“If you can still hear me wherever you are, my love, my tormentor, hear this: It was never my intention to murder you. Not in the beginning, anyway.”
On a cold winter night, after watching her entire family massacred by bandits, Constanta lay dying in the snow. She had no idea what would be in store for her when she agreed to let the beautiful stranger save her life.
Constanta’s “life” has been forever altered. Unable to navigate these changes on her own, she becomes a ward of this stranger… More specifically, she is Dracula’s bride. Though his name is never once mentioned, and Constanta opts to speak directly to him through the novel, his name is written clearly between the lines. At first, she is drunk on his desire for her, but even in immortality, all good things must end. Eventually, Constanta realizes that any humanity this wight once had has siphoned out over the many centuries he’d spent as one of the undead. Constanta is not an equal, but a mere possession. His cruelty replaces much of what Constanta had once mistaken for love. Over the next several hundred years, he collects two other companions, and the couple becomes a quartet. Constanta quickly grows to prefer this new arrangement. The newcomers bring her contentment, and they quell his ferocity… for a time.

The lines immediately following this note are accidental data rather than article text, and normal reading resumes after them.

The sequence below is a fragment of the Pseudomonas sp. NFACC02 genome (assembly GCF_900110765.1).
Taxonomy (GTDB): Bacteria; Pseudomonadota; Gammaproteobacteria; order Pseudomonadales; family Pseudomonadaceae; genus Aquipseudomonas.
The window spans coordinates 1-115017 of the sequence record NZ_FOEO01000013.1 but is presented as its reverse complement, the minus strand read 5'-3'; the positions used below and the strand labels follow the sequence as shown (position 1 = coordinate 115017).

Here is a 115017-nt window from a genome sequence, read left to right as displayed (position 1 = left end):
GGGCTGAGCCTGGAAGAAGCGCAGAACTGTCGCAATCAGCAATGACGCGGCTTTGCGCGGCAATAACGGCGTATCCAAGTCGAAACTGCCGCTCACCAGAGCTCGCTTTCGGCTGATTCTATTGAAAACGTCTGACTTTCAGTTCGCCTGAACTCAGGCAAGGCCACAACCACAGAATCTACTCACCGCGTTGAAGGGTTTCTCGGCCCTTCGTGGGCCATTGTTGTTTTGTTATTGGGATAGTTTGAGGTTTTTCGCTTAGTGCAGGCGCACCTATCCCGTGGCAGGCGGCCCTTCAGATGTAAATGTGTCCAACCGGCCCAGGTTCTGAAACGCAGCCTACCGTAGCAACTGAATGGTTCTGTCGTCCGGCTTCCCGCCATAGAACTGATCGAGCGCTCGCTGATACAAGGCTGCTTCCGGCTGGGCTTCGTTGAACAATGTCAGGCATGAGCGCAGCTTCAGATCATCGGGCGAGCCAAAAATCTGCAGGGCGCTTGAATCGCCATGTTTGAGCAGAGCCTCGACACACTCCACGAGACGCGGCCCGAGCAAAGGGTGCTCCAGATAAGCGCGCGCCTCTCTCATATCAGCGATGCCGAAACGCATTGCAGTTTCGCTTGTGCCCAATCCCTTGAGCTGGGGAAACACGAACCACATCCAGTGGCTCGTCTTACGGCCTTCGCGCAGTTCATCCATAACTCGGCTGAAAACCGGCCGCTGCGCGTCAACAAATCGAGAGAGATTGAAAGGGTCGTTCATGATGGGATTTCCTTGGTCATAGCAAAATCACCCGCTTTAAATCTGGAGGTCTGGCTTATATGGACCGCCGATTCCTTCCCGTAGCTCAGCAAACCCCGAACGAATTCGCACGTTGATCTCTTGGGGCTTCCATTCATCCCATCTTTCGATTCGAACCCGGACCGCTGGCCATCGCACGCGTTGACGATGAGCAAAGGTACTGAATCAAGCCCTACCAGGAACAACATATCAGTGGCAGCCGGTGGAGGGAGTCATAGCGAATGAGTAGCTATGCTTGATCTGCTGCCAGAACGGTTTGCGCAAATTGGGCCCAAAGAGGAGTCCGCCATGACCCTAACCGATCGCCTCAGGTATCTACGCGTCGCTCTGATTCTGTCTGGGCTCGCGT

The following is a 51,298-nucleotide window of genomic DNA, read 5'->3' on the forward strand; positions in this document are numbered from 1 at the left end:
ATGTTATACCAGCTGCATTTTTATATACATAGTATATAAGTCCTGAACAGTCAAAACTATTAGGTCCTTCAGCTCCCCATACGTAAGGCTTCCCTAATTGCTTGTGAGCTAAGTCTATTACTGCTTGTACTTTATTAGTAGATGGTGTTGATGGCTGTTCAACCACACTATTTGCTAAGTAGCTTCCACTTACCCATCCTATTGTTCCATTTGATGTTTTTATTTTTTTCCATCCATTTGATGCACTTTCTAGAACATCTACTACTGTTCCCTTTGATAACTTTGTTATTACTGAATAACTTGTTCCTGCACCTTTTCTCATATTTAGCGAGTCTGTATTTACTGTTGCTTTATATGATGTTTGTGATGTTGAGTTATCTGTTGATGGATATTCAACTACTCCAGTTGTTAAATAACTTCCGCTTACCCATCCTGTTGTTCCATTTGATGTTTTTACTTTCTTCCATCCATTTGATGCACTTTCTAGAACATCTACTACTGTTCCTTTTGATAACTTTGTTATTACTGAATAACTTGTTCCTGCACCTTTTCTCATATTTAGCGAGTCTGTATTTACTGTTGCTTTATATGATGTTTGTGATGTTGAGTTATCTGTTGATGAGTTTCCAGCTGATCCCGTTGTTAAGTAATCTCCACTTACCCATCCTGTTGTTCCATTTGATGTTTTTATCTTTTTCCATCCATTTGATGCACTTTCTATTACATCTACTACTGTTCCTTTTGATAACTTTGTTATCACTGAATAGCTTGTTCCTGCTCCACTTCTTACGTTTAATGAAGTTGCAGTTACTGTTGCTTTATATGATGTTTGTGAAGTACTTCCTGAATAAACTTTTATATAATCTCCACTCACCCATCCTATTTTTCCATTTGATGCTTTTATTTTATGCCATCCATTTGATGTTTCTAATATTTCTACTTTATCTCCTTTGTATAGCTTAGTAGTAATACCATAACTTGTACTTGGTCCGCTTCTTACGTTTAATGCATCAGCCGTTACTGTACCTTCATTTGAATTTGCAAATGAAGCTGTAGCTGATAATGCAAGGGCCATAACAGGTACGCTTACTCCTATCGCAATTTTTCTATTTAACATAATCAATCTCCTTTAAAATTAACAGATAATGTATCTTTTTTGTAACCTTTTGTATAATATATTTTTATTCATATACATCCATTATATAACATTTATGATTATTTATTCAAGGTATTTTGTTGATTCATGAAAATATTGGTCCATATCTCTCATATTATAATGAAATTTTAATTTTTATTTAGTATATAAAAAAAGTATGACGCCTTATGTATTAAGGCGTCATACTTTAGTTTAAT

Spanning centuries, Constanta reckons with her own immortality and the inevitable loneliness and ennui that come with it, hopes she is capable of finding some type of purpose, and wonders if she and her newer companions will be able to one day escape his clutches.
This is an excellent work of gothic horror. It has that je ne sai quoi other vampire novels wish they had. Every sentence is a beautifully written piece of lyrical prose. Gibson’s words are blood-drenched velvet on a page.